Getting the most out of your devices

In this article

Here you'll find guidance on choosing accessible phones and devices that suit you, and getting the most out of the features on them.

Choosing the right device for your needs

Choosing the right device for your needs

The Global Accessibility Reporting Initiative (GARI) can help you find the right product with features that work for you. Learn about phones, tablets, apps, smart TVs and wearable technology, like watches.

Visit the GARI website

Not all the products listed on the GARI website are available on EE. To see the full range of devices we offer, visit the EE online shop.

Using the accessibility features on your phone, tablet or computer

Using the accessibility features on your phone, tablet or computer

AbilityNet’s free interactive tool My Computer My Way offers step-by-step guides to the accessibility features built into every desktop computer, laptop, tablet and smartphone.

Visit My Computer My Way

AbilityNet Factsheets

AbilityNet also offer lots of factsheets with advice on how computers and other digital technologies can help people with a range of digital needs.


Smartphones and tablets

The latest mobile devices come with a range of features and settings designed to support different needs. However, these features vary by device. To find out what’s available on your phone or tablet, check the manufacturer’s website.

Manufacturer accessibility information:



    Google Android


    Samsung Galaxy and Galaxy Tab





Alternatively, here’s an overview of the key accessibility features for mobiles and tablets which customers with impairments may find useful:

Hearing impairments

Features that may benefit deaf or hard of hearing customers include:

  • hearing aid compatibility - phone calls can be transmitted to a hearing aid via an induction loop
  • a vibrating alert or a flashing light on the screen - so you can feel or see when someone's calling you
  • haptic feedback - when you press any key, the phone vibrates, so you don't accidentally call someone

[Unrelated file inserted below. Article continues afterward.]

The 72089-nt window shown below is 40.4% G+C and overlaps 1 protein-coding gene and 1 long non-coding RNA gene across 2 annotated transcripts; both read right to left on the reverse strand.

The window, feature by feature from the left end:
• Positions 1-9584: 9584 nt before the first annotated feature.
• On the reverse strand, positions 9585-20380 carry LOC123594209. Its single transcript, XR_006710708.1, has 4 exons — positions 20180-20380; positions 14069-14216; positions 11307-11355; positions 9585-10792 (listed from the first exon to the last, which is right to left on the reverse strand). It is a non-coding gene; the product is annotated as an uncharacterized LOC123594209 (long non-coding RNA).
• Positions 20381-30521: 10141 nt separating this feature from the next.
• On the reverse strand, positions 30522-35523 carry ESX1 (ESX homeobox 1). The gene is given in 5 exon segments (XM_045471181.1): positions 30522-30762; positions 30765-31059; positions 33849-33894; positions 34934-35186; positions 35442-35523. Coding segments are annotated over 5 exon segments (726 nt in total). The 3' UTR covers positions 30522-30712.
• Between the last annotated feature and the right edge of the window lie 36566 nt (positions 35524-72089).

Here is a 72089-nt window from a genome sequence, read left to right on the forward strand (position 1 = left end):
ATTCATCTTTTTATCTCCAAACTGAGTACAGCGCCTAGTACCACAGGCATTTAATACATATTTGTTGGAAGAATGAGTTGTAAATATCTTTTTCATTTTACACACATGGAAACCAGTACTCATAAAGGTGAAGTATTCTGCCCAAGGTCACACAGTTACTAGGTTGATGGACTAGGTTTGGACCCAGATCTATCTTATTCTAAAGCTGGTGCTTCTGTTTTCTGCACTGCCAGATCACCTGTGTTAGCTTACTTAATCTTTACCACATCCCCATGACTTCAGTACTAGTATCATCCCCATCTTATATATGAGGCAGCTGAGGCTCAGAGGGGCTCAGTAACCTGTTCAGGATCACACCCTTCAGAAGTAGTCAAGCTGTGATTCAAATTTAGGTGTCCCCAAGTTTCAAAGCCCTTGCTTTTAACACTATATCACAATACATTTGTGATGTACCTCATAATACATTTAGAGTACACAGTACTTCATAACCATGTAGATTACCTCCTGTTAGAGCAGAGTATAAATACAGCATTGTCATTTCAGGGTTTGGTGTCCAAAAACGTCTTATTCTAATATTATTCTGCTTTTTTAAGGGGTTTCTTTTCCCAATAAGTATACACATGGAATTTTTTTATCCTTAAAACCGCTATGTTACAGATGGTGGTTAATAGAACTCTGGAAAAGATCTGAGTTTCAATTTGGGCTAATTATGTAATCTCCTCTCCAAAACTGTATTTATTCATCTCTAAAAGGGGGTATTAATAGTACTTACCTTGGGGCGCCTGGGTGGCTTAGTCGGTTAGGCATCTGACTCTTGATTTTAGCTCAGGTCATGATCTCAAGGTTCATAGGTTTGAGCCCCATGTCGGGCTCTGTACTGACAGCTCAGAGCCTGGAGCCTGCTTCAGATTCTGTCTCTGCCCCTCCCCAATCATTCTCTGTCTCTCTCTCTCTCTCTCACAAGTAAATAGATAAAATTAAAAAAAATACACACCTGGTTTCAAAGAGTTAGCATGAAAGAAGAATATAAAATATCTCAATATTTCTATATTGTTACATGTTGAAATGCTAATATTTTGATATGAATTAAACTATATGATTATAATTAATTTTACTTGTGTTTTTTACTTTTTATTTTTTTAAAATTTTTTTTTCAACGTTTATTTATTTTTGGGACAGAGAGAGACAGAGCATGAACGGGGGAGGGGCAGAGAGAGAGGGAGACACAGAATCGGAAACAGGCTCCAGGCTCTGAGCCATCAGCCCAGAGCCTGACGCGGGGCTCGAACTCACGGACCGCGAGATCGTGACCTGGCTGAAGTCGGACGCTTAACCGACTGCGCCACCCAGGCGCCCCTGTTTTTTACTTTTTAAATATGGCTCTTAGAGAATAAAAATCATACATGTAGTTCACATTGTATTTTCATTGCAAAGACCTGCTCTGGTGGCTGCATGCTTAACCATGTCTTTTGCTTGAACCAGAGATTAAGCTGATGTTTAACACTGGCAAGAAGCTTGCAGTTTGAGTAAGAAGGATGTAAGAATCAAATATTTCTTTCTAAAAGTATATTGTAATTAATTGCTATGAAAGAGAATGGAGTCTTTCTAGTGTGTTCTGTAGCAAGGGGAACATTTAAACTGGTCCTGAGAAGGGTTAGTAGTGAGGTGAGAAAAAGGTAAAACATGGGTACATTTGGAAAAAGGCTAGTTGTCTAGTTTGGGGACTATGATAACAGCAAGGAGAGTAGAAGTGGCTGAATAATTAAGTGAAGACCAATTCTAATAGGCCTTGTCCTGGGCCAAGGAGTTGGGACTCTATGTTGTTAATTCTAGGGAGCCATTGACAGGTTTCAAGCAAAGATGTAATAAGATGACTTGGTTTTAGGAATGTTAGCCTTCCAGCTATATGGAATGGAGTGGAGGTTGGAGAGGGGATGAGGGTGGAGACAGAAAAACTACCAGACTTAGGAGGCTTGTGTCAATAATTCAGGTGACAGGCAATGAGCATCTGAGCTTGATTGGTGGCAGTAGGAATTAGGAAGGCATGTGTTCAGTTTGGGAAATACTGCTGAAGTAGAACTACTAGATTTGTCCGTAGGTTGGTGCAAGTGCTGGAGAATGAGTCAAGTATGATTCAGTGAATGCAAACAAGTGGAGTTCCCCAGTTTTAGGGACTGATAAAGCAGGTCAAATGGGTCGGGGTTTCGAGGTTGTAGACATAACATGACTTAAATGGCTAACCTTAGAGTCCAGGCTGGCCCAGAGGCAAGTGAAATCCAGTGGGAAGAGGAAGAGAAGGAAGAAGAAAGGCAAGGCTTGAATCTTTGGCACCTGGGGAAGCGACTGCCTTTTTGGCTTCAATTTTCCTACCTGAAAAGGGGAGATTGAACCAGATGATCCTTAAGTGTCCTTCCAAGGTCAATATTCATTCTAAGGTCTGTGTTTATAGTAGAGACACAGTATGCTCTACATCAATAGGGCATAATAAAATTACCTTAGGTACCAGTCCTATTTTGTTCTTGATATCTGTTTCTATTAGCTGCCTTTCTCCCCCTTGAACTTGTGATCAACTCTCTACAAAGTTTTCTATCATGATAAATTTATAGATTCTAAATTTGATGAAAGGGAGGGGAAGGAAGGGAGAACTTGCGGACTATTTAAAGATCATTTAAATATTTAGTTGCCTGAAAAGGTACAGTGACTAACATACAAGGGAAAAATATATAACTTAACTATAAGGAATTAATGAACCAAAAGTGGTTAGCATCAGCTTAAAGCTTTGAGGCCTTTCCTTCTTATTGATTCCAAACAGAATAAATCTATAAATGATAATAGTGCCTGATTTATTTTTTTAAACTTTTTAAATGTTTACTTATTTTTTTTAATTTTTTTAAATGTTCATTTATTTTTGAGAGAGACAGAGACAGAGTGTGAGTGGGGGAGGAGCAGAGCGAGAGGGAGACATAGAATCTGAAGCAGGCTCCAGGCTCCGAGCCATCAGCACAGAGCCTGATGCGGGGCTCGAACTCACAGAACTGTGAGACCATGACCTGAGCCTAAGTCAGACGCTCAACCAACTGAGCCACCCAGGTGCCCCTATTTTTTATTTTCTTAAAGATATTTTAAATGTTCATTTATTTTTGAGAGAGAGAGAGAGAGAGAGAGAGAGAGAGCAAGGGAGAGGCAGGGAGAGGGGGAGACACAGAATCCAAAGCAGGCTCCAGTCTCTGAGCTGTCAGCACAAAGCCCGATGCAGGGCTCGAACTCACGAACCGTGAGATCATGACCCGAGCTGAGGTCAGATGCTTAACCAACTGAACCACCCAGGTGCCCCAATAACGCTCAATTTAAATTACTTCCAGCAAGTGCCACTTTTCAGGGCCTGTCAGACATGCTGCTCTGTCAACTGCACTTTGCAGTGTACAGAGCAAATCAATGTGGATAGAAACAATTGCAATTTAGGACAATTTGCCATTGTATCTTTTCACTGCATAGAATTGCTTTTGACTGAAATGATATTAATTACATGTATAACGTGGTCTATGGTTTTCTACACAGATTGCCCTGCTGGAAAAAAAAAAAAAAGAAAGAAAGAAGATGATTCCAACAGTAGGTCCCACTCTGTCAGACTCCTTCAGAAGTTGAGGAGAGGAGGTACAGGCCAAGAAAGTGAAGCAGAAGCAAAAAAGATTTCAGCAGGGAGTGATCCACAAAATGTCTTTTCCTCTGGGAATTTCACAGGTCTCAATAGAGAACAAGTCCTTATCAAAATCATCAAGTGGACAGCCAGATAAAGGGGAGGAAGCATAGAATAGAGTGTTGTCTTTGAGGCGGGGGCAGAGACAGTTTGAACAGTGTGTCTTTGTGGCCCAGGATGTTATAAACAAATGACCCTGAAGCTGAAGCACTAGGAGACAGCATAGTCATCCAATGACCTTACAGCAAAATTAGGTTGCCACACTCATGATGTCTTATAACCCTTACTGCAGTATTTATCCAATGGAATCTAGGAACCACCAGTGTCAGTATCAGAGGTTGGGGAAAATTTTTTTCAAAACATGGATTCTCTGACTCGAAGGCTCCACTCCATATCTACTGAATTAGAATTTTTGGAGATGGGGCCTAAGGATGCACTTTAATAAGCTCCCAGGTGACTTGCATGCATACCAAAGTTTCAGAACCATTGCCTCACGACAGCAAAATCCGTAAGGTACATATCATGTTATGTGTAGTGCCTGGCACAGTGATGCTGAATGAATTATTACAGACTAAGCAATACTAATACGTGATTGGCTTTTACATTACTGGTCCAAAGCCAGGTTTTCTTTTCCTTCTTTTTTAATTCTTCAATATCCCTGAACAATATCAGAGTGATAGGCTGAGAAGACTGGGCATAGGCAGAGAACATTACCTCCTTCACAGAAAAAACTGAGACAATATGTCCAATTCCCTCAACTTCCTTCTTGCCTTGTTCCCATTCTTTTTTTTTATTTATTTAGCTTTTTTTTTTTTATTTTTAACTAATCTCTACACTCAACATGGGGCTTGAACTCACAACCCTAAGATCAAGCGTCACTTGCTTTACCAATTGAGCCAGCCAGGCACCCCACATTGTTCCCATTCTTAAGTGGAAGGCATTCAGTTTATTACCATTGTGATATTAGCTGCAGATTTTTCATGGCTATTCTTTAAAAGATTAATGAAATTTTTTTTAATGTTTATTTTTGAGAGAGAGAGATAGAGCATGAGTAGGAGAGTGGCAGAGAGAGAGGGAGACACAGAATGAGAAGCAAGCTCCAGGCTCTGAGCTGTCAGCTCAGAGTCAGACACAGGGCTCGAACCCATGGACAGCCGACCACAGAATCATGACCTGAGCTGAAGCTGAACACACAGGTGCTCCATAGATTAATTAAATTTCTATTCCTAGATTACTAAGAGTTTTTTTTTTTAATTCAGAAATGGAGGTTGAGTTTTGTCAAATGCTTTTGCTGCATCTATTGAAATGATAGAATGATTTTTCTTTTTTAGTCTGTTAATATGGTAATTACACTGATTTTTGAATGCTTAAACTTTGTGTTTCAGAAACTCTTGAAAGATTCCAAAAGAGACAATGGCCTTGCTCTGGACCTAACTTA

• volume control - so the other person is loud enough for you to hear as well as possible
  • a variety of ringtones - so you can choose one that you can hear best
  • the Relay UK app - this allows you to call people with the help of a Relay Assistant
  • video calling - so you can see the caller as you chat
  • the InterpretersLive! app - this is a service that enables deaf people to make and receive calls via a British Sign Language interpreter

Vision impairments

Features that may benefit blind or partially sighted customers include:

  • voice commands – so you can control your phone by talking to it
  • text reader – so you can hear the text on the screen
  • haptic feedback – this means that when you press a key, the phone vibrates
  • audio feedback – so you can hear instructions
  • back-lit keypad – in case the light is poor
  • adjustable contrast – to help make text easier to read
  • adjustable font size – in case you want larger letters
  • large, clear, screen display and voice calling – to cut down on how much you have to read
  • audible battery indicator – so you can hear when you’re running low

Physical or motor impairments

Features that may benefit people with physical or motor impairments include:

  • larger buttons or a touchscreen - if you find it difficult to handle a phone or operate the keypad
  • a rubber case - this makes the phone easier to grip and provides extra protection if it's dropped
  • voice dialling - so you don't have to use your fingers to dial
  • voice-controlled personal assistants - access the Internet with your voice rather than using your fingers

Choosing the right plan

Choosing the right plan

We can help you make sure you have the right plan for your needs. If you rely on video relay services, for example, you might consider a plan with a high data allowance.

Once you’ve told us about any additional needs you have, our team will be happy to discuss your options with you.

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